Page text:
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New Technology for Human Genetics

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New Technology for Human Genetics. Stanley F. Nelson, MD. Professor. Department of Human Genetics. David Geffen School of Medicine at UCLA. Common Diseases ... – PowerPoint PPT presentation

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Title: New Technology for Human Genetics


1
New Technology for Human Genetics
  • Stanley F. Nelson, MD
  • Professor
  • Department of Human Genetics
  • David Geffen School of Medicine at UCLA

2
Common Diseases
  • Inherited combinations of common alleles each
    with a modest effect combine in that are unique
    and lead to increased risk of disease likely
    with environmental factors
  • Millions of differences
  • Between any two unrelated
  • Humans which ones
  • Change risk?

3
Genome-wide SNP analysis
A60 B40
A50 B50
4
Can now look everywhere in the genome for many
different diseases
5
1M
500K
300K
100K
6
Direct to consumer genetic testing
Disclosure S. Nelson is on the Scientific
Advisory Board of 23andme
7
Personal risk profile at the type 2 diabetes
genes
8
What is good
  • More and personally relevant information
    provided changes perspective of individual risk
  • Motivation to see world of potential diseases and
    possible behavioral changes will this motivate
    us to take some disease areas more seriously?
    This affects me more? This disease is common
    and I ought to watch my weight
  • New genetic information can be interpreted new
    literature finding will motivate greater
    attention on genetics.
  • Broader involvement in genetics will increase our
    public understanding, appreciation of genetics.

9
What is missing?
  • Most of the genetic risk is not currently known
    typical estimates of 2-25
  • Identified genes have small risk
  • How do we combine the risk alleles
  • Much of the disease risk is environmental
  • How do we combine the environmental information
    with the genetic information

10
Autism Example
  • Is not one disease but a group of diseases each
    with a rare and mostly genetic cause
  • Progress is impeded by lack of sufficiently large
    samples

11
Can we obtain a sufficient Autismsample
(20,000)?
  • Possible now with Direct saliva DNA Collection
  • Web based patient assessment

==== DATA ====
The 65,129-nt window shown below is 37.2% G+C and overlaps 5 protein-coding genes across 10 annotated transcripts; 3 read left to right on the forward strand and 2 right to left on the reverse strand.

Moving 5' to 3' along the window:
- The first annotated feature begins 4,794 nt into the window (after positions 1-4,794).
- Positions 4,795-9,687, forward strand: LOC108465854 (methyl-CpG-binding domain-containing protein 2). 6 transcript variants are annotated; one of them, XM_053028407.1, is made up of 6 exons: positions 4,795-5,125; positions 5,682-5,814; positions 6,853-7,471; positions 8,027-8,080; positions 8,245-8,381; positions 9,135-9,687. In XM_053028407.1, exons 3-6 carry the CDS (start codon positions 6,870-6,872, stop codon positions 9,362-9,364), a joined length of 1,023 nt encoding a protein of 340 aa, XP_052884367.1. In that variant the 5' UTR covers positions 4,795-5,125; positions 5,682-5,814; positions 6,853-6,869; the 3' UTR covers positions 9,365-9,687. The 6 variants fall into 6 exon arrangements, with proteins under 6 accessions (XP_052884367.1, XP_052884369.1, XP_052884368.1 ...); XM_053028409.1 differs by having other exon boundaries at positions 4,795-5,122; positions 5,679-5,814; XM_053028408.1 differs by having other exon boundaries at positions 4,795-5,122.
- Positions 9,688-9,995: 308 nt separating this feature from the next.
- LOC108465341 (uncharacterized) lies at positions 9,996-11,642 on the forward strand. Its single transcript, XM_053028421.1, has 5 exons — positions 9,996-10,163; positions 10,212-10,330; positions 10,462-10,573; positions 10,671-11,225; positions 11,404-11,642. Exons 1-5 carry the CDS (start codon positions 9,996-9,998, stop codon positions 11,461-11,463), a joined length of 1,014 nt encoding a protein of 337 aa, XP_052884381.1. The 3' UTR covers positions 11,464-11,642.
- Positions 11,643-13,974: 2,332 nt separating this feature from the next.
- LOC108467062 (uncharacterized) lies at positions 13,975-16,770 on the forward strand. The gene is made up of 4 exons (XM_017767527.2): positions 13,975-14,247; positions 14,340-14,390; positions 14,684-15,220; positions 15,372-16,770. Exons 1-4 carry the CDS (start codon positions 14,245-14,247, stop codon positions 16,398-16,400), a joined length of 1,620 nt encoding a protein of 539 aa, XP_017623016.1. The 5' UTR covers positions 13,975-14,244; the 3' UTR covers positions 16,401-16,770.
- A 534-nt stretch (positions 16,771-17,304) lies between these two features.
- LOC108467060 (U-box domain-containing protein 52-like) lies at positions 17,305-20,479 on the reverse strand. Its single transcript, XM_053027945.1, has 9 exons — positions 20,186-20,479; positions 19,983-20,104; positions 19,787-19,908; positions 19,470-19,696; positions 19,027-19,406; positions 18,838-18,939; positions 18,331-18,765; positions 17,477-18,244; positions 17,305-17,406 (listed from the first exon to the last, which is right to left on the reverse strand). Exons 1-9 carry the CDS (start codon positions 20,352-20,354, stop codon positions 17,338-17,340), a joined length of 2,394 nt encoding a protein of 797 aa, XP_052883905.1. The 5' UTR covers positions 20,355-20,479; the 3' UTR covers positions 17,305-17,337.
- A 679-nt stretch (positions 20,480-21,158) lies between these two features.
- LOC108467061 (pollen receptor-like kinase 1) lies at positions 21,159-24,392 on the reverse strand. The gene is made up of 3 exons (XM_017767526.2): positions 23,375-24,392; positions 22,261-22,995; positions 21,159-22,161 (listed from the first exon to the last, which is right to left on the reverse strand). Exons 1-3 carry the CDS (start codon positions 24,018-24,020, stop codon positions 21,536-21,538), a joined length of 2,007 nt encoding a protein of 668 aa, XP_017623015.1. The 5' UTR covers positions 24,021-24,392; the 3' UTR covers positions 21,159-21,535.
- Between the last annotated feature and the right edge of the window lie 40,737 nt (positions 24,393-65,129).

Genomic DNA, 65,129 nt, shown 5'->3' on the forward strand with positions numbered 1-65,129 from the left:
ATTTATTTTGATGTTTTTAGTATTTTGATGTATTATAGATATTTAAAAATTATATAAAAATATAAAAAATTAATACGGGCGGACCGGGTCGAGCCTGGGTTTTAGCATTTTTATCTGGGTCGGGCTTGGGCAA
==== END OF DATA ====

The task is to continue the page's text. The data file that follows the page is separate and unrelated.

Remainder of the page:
• Cost effective and feasible to genotype tens of
    thousands of affected children to identify the
    root causes
  • Register at www.ianproject.org

12
Cancer example
  • Genetic disease (100)
  • Most is somatic mutations occurring in brain
    cells that lead to brain cancer, but does not
    increase chances of brain cancer in your children
  • Complete genome sequencing permits identification
    of mutations in all genes

13
Spectrum of mutations is highly diverse in human
cancers
Cancer Types
genes
14
Even within brain cancers pattern is very diverse
Genes
Brain Tumor Samples
15
Some Brain tumors mutate many genes
Genes
Brain Tumor Samples
16
Some genes are more commonly mutated in brain
cancers
Genes
Brain Tumor Samples
17
Whole genome sequencing prospects
  • Human Genome Project Used ABI capillary
    sequencers capable of 2.8 million bases per day.
    Community set up hundreds of machines and in
    about one year generated most of the data that is
    now known as the reference sequence of the human
    genome estimated costs to sequence next genome
    30 million, 30 machines, 1-2 years.
  • Next generation sequencing Illumina/ABI Single
    machine generates up to 3 BILLION bases per day.
    1000x speed and much reduced costs 30,000, one
    machine in 6 weeks.

18
Whole genome sequencing prospects
19
Whole genome sequencing
  • Will whole genome individual sequencing be
    possible?
  • Yes Further improvements reasonable to expect
    under 5,000 whole genome sequencing possible in
    under two years.
  • Will whole genome individual sequencing be cost
    effective?
  • Depends on who is paying.
  • Will whole genome sequencing be worthwhile?
  • Yes fantastic resource for gene function
    discovery
  • Incidental findings previously unknown serious
    disease risk discovered Good if preventive care.
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